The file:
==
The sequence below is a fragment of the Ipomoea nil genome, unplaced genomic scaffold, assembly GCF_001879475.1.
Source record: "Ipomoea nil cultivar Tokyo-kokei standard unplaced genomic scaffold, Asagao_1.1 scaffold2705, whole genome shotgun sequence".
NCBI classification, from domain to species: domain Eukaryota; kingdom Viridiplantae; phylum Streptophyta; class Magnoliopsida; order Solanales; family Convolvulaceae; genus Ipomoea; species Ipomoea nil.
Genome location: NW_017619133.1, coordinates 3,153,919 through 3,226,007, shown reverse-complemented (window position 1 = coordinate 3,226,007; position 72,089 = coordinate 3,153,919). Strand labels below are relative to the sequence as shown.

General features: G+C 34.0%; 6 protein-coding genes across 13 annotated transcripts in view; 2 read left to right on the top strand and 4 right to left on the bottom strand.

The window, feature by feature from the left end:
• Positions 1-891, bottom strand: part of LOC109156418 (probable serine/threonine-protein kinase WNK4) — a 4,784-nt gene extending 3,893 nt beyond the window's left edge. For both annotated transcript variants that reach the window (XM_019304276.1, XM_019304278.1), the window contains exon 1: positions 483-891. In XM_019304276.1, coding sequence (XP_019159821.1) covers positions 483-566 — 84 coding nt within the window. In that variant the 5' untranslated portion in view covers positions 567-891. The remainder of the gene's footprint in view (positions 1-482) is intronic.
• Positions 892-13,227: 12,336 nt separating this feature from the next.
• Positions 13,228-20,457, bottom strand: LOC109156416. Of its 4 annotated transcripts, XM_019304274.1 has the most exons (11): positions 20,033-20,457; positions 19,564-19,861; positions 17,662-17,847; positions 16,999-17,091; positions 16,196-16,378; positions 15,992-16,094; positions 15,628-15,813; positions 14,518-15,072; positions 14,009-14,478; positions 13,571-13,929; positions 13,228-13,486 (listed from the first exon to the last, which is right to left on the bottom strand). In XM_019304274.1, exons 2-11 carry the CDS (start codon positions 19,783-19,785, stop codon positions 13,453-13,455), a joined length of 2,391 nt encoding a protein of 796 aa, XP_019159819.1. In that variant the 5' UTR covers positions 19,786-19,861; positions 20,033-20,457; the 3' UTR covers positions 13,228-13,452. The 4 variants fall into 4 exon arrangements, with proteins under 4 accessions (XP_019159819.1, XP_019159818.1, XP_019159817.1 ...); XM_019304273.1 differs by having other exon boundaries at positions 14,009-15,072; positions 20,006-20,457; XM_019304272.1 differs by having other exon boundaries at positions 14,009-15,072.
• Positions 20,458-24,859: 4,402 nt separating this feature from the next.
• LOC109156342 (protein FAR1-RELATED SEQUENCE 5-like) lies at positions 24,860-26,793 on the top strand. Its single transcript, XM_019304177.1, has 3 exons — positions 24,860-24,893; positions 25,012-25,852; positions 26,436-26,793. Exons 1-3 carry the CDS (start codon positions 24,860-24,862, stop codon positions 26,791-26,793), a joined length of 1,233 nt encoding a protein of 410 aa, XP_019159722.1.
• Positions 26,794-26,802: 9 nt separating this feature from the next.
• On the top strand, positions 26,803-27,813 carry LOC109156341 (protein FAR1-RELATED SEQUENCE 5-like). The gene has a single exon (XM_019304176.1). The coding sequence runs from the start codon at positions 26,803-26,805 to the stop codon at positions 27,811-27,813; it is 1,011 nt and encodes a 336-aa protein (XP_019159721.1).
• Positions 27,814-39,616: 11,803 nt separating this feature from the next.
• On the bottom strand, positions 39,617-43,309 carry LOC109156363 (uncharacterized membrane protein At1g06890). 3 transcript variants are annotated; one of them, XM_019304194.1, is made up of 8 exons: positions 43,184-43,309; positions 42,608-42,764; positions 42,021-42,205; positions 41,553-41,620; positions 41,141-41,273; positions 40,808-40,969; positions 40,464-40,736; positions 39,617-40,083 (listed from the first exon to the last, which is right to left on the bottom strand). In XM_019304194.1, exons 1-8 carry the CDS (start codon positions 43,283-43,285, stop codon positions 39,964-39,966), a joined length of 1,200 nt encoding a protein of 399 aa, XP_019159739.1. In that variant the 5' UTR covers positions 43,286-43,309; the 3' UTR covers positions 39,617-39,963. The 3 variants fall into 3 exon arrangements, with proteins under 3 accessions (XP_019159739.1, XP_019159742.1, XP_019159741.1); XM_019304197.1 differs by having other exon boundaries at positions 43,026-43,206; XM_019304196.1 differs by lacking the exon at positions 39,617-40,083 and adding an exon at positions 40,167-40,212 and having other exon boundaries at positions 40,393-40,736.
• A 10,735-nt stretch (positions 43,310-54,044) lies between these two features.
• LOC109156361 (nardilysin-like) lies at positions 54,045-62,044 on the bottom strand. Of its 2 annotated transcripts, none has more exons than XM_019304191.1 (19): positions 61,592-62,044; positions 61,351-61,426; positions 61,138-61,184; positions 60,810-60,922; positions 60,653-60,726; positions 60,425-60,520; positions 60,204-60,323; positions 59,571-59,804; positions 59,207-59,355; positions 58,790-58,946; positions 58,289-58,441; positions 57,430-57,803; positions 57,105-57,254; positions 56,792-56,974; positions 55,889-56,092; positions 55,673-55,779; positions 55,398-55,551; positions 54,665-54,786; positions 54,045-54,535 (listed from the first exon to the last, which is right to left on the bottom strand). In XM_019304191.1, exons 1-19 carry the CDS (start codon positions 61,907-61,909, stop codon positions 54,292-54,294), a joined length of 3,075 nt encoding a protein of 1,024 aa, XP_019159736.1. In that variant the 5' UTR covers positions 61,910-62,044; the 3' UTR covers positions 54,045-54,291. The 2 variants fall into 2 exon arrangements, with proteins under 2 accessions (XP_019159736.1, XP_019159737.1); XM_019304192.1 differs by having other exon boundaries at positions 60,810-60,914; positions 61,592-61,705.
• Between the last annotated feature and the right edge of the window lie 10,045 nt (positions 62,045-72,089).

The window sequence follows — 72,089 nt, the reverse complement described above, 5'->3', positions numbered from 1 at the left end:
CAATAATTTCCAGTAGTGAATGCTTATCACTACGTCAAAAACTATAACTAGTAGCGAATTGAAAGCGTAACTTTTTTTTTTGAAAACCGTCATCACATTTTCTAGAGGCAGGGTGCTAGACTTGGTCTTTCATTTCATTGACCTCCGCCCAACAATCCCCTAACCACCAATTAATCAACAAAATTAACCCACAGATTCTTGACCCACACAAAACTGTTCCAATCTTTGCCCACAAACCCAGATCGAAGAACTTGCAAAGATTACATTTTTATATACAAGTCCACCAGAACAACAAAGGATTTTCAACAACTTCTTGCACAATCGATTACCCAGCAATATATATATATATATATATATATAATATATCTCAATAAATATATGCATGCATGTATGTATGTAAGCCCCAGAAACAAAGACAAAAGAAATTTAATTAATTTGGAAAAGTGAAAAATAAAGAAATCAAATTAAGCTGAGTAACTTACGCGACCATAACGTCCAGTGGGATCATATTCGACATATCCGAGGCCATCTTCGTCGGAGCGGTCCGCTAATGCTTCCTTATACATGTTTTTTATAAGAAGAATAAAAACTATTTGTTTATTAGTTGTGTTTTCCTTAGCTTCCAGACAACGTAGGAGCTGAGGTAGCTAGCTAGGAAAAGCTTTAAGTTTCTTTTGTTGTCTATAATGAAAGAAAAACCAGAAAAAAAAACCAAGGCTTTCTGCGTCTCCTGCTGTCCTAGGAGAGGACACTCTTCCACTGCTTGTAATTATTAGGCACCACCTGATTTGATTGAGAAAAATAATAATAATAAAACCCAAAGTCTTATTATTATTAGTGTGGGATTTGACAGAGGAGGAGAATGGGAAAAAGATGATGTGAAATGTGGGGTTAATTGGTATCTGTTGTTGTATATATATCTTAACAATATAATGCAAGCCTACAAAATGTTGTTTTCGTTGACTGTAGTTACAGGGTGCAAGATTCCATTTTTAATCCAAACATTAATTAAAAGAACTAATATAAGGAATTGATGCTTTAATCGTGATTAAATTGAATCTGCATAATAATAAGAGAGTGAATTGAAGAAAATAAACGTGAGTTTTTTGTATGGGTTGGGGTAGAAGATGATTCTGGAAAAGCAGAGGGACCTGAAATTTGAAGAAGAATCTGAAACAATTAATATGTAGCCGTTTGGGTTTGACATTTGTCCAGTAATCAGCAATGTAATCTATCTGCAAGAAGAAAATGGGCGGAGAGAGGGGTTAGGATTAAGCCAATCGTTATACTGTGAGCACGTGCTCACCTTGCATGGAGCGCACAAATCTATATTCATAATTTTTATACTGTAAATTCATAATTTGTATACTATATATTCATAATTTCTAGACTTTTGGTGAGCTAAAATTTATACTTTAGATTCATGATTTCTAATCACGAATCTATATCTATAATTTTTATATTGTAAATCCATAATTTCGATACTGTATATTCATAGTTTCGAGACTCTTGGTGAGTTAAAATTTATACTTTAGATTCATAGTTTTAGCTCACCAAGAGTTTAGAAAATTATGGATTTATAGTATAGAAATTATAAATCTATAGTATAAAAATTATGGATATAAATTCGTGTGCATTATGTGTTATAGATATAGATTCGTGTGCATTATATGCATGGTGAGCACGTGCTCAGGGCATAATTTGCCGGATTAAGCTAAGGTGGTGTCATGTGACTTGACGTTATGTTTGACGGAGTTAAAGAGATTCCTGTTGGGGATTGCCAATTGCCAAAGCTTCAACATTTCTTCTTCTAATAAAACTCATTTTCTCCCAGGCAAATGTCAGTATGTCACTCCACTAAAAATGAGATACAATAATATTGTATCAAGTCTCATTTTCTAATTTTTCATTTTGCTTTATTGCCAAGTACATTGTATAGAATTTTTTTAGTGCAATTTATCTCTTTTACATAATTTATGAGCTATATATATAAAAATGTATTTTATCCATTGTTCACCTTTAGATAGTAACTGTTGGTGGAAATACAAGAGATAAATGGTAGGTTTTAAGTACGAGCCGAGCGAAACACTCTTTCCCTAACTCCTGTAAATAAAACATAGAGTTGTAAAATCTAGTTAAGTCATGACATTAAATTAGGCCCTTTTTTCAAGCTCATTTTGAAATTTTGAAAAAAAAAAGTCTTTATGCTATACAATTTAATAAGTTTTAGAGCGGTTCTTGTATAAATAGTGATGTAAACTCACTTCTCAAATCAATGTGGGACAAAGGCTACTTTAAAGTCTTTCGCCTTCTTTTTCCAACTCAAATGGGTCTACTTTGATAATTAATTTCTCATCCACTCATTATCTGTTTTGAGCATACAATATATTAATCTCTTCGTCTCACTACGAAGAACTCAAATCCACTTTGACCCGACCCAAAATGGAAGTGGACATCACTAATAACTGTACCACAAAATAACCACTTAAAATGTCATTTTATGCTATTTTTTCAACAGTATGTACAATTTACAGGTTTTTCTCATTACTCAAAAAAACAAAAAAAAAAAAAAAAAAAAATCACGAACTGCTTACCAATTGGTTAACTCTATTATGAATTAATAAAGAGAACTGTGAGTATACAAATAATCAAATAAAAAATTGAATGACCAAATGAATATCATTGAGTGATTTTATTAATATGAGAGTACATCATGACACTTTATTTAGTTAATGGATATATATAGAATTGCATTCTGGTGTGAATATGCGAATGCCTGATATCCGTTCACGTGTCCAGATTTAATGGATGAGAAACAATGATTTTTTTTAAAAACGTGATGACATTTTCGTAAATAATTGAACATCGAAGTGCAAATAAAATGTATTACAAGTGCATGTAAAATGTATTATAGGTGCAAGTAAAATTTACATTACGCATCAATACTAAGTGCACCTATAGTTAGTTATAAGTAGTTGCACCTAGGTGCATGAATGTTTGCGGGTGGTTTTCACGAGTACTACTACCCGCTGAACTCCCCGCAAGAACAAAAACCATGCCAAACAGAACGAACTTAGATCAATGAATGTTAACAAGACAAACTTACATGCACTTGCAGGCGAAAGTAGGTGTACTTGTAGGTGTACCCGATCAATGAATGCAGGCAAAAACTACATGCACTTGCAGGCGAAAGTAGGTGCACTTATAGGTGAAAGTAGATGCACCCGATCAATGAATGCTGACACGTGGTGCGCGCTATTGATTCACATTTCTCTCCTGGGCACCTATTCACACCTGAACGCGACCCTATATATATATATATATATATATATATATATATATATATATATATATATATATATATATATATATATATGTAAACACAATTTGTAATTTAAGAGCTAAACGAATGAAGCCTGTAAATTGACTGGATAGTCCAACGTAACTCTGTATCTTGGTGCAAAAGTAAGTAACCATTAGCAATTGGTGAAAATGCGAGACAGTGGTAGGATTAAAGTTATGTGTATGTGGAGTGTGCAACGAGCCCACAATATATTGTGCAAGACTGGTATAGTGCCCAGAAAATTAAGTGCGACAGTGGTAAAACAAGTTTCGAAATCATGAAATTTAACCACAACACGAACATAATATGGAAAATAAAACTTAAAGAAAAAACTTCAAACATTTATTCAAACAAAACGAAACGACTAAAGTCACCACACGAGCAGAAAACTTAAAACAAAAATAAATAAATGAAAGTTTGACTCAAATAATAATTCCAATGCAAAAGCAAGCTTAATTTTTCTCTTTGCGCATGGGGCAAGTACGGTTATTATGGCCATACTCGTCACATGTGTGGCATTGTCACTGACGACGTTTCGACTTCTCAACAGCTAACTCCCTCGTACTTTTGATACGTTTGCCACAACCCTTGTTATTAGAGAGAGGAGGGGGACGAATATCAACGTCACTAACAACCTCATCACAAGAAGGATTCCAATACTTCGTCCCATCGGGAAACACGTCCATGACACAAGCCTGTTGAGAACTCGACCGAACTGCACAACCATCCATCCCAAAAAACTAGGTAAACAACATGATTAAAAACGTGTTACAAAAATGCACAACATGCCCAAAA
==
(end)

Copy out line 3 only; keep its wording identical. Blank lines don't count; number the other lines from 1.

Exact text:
NCBI classification, from domain to species: domain Eukaryota; kingdom Viridiplantae; phylum Streptophyta; class Magnoliopsida; order Solanales; family Convolvulaceae; genus Ipomoea; species Ipomoea nil.